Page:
Julie-Anne Staehli details front-running tactics at CIS Championships

Queen's University runner Julie-Anne Staehli recaps her fifth and final Canadian university cross-country championships including her front-running tactics. (Photo: Jérôme Bergeron.)

November 13th, 2016 by | Posted in Runs & Races | Tags: , , ,

“The way it goes is the usually the 10th thing you imagined happening,” Julie-Anne Staehli recalls of the Nov. 12 national championships.

Her front-running tactics at the 2016 Canadian University Cross-Country Championships was one of the more talked about storylines on Saturday. The five-time All-Canadian, a Queen’s University record, was alone at the front of the women’s 6K pack for much of the race.

RELATED: Full women’s 6K recap plus video.

“It’s so not like me,” Staehli says of her early race strategy. “I’ve never gone out that like. But that was the pace appropriate for me. I was so ready and so fired up.”

After a fast first 300m of the race on the Plains of Abraham in Quebec City, the pack settled in as Staehli maintained effort and opted not to slow down. From as early as 300m, Staehli led for the following 4K with a small pack of runners in pursuit on the hilly, looped course.

With a sizeable lead entering the final loop on the course, Staehli’s teammate Claire Sumner pulled up beside her. “I kept pace for a few strides then she pulled ahead, I had little left,” she remembers. “The last 500m, I did everything I could and gave it everything I had.”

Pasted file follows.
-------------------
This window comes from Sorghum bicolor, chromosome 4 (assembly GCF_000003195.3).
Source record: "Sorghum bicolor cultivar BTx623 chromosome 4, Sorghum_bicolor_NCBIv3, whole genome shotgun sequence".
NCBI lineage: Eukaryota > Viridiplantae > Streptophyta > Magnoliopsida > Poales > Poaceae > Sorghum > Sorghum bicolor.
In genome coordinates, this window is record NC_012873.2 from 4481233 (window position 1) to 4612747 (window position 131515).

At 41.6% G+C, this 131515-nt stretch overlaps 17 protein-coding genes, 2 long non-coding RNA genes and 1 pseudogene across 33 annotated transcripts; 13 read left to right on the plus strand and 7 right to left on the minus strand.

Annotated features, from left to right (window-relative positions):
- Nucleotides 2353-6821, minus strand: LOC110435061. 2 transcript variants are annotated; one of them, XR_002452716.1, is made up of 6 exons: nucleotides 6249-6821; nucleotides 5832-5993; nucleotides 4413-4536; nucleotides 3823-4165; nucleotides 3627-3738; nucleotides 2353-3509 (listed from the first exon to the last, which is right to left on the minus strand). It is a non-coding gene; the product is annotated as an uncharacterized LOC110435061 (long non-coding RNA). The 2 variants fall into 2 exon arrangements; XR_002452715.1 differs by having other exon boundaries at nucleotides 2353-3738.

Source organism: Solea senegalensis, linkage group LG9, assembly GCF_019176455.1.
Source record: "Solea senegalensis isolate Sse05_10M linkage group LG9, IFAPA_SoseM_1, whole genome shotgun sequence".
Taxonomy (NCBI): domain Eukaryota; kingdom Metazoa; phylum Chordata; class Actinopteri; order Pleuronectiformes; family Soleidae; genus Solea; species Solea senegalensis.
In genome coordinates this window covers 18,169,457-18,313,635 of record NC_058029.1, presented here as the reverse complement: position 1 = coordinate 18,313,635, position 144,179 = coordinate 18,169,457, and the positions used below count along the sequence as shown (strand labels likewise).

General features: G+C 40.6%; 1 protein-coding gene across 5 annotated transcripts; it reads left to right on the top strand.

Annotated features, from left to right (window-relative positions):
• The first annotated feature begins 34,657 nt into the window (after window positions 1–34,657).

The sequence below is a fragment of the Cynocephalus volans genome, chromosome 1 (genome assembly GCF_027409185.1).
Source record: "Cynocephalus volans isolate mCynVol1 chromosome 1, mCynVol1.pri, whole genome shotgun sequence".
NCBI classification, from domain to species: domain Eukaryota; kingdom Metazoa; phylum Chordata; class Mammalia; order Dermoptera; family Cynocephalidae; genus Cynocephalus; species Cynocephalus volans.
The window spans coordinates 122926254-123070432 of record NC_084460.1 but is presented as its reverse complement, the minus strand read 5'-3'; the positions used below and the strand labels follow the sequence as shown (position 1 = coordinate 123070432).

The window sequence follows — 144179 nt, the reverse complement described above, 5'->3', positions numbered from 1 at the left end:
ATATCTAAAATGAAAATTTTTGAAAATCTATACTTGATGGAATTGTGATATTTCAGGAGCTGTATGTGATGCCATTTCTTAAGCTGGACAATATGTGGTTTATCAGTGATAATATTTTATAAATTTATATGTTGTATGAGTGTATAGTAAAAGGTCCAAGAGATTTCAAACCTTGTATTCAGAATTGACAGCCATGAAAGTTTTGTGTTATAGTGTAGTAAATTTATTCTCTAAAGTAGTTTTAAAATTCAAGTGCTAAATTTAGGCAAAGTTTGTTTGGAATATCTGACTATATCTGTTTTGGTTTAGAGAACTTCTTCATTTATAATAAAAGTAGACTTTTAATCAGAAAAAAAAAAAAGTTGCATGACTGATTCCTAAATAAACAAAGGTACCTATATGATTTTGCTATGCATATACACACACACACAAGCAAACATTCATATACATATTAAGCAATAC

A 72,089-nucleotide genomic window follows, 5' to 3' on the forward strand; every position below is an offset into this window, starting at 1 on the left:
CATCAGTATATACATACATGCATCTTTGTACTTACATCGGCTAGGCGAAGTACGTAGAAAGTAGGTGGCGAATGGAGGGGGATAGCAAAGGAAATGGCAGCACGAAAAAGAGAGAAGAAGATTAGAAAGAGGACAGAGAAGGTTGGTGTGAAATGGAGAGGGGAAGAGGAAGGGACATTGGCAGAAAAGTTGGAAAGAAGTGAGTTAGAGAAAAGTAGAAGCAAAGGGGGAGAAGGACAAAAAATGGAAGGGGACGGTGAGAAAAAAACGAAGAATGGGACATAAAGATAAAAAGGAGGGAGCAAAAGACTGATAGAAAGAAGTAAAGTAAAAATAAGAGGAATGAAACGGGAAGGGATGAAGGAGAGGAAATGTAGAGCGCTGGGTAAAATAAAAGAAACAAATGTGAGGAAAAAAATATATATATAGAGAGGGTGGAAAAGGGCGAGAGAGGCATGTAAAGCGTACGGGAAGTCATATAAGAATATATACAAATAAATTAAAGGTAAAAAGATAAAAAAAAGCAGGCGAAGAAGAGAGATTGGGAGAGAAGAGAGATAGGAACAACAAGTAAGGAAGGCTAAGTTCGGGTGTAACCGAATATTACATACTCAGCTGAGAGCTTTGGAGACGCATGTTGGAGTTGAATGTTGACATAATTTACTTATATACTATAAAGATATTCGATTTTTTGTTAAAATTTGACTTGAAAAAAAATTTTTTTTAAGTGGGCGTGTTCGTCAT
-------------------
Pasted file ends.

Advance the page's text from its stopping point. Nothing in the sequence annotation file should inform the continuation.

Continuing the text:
CIS Cross-Country
Photo: Mathieu Belanger.

She says that she remembers most of the latter stages of the race. “My heart wanted it more than my body,” Staehli recalls. “With 300m, it was the feeling of not knowing whether I would make it to the finish line.”

That late race grit helped Queen’s finish second overall in the team standings behind the University of Guelph, which have won 12 consecutive CIS Cross-Country Championships. (The race is being rebranded next year to the U Sports Cross-Country Championships.) Staehli finished ninth overall; Sumner was the women’s individual champion.

Staehli recalls that she fell “harder than she thought” at the finish line and was taken to hospital for precautionary reasons. She says her head was throbbing though she did not expect to be taken to emergency. She had blood work done and had an IV during the four-hour hospital stay forcing her to miss the event banquet. Doctors were concerned with kidney function. Back in Kingston, Ont. on Sunday, the morning after the race, Staehli says other than a few bruises because of the fall, she is doing well.

She says that it was not exactly how she imagined her final cross-country race representing Queen’s. “It was the only outcome I didn’t visualize,” she adds.

“This was our strongest line of girls and the best team I’ve been on,” she says. “Everyone pushed so hard.” The Masters of Science student won the Canadian university cross-country title in 2013 and has been a consistent performer each year at the national championships. Being an All-Canadian, which she has done five times, entails finishing in the top-14.

With the university season having concluded Saturday, Staehli and others will be in Kingston at the end of November for the Canadian Open Cross-Country Championships. Qualifying for the IAAF World Cross-Country Championships is on her radar. She represented Canada at the 2016 Pan Am Cross-Country Cup.